female physical therapist stretching her male patients knee and leg

Patellofemoral Pain Syndrome

One of the most common locations for knee pain is near the kneecap (patella) and is known as patellofemoral pain syndrome. It’s also sometimes called “runner’s knee” and often occurs in women and young adults.

Physical therapy for patellofemoral pain syndrome

As the name suggests, the main symptom of patellofemoral pain syndrome is knee pain, especially when sitting with bent knees, squatting, jumping, going up or downstairs, or when the knee is bent during any weight-bearing activity.

Physical therapy strengthens the hip flexor, trunk, and knee muscle groups. Physical therapy can help reduce pain, increase mobility, and get you back to doing the activities, recreation, and sports you love.

Causes of patellofemoral pain

The exact cause of patellofemoral pain is unknown. Recent theories suggest that the kneecap mistracks and the rubbing against the femur causes irritation and pain. Hip and ankle mobility limitations and weakness can also contribute to knee pain.

A variety of activities that require repetitive motion can contribute to patellofemoral pain. Muscle imbalances, limited flexibility, improper training techniques, and biomechanical abnormalities like excessive pronation of the foot can be contributing factors.

older woman with white hair using resistance bands with physical therapist

Patellofemoral (knee) pain symptoms

Patients suffering from patellofemoral (knee) pain syndrome may experience the following symptoms:

  • Pain at the front of the knee and kneecap
  • Pain that intensifies while climbing stairs or squatting
  • Stiffness in the knee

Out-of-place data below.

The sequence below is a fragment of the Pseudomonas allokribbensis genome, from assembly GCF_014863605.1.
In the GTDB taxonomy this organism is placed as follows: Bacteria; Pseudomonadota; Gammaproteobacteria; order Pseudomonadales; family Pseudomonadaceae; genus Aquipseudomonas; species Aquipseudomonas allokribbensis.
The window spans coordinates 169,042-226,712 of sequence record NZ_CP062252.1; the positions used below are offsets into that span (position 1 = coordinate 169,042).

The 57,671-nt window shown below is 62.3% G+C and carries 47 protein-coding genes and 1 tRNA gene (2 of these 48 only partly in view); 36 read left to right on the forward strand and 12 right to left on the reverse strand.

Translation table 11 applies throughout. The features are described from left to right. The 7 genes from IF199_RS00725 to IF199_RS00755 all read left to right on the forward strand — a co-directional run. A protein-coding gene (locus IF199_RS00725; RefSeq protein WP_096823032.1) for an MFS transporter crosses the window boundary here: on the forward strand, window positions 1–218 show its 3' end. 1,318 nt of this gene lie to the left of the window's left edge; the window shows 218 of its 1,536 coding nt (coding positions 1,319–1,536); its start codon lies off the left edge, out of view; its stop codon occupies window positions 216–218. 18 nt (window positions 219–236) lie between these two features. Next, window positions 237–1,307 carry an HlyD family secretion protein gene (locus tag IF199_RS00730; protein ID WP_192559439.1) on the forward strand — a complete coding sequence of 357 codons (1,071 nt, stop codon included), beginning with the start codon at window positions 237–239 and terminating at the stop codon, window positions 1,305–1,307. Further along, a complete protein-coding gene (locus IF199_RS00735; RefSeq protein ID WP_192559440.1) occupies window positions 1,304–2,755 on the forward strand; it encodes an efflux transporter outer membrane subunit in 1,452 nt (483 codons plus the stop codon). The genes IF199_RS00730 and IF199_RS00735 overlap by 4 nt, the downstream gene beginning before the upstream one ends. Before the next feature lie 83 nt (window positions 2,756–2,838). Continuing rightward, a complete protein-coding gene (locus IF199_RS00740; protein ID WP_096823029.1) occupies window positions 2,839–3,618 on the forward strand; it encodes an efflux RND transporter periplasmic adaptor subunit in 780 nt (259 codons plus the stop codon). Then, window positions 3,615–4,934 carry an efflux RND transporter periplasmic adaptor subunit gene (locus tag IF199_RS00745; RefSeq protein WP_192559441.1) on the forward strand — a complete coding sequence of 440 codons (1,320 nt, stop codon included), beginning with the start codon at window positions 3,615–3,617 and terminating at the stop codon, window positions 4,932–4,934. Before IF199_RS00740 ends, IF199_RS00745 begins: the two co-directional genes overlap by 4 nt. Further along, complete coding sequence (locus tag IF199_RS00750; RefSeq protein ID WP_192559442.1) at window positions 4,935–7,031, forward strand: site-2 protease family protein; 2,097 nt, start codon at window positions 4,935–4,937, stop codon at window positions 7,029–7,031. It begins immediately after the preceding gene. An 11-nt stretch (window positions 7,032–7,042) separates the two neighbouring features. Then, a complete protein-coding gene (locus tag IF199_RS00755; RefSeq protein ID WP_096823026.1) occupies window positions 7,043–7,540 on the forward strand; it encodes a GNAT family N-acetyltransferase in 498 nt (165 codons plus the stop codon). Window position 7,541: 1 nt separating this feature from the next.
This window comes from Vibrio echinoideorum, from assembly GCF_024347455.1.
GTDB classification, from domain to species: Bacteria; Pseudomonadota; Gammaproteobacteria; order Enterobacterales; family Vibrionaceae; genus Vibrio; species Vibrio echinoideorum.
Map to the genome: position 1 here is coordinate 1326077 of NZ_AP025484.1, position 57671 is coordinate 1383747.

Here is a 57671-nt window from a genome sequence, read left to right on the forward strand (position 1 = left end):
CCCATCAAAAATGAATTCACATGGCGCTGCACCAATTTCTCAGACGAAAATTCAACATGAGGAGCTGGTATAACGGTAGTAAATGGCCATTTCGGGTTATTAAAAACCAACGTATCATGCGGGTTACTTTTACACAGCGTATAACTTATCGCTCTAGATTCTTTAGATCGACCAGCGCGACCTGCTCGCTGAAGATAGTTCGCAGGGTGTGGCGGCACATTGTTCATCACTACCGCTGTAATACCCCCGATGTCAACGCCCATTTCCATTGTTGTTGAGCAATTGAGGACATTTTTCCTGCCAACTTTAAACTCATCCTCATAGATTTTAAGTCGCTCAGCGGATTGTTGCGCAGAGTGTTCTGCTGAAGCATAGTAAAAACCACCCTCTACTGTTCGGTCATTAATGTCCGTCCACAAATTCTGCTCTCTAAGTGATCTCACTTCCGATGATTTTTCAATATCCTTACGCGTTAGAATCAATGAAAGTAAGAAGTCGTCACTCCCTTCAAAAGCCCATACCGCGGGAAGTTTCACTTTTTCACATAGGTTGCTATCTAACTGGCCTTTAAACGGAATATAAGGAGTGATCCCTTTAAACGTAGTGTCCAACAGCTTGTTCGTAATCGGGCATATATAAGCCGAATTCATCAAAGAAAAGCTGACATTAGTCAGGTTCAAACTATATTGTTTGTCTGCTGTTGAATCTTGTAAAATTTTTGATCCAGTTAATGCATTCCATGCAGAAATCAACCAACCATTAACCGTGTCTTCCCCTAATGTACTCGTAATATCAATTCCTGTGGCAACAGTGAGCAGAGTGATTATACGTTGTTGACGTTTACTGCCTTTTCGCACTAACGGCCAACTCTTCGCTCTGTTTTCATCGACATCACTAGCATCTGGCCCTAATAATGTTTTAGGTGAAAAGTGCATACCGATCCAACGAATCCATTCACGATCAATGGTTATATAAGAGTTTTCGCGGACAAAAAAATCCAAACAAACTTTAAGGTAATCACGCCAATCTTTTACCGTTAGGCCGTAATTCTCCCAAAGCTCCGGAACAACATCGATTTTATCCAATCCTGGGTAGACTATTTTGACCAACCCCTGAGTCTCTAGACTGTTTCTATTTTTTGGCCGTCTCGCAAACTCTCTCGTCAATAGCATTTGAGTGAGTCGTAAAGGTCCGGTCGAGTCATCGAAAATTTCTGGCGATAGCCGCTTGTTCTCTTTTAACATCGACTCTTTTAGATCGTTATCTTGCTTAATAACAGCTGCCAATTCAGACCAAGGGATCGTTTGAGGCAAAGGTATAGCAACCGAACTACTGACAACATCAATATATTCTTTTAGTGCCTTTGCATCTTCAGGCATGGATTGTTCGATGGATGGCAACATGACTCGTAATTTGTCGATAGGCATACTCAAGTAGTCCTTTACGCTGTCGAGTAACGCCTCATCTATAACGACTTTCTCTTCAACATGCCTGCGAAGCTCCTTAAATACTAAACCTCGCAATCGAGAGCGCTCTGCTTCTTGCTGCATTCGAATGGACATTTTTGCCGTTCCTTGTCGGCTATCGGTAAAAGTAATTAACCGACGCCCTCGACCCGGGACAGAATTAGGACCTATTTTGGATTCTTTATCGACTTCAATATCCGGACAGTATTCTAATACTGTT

male physical therapist examining female patients legs and knees

How we treat patellofemoral pain syndrome

There is a wide range of treatments that can be used for patellofemoral pain syndrome, including:

  • Taping to reduce pain and retrain the muscles to work efficiently
  • Modalities include ice, heat, ultrasound, or electrical stimulation to decrease pain and swelling
  • Strengthening exercises to target the core, hip, knee, and ankle
  • Stretching of hip and knee musculature
  • Manual soft tissue mobilization and joint mobilization
  • Manual therapy 
  • Dry needling
  • Balance and functional retraining exercises to improve the recreational, sport, and daily living activities
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What to expect

Your first physical therapy appointment is about creating a personalized treatment plan based on your health history, diagnosis, and goals. Here’s what you can expect at your first physical therapy appointment:

Your first appointment will last about an hour. Please arrive 15 minutes early.

If applicable, bring your physician referral or prescription, insurance card, paperwork, ID, and co-payment.

At your appointment, we’ll do an initial evaluation and discuss your care plan.

*Services are not available at every location. Visit our Locations page for more details.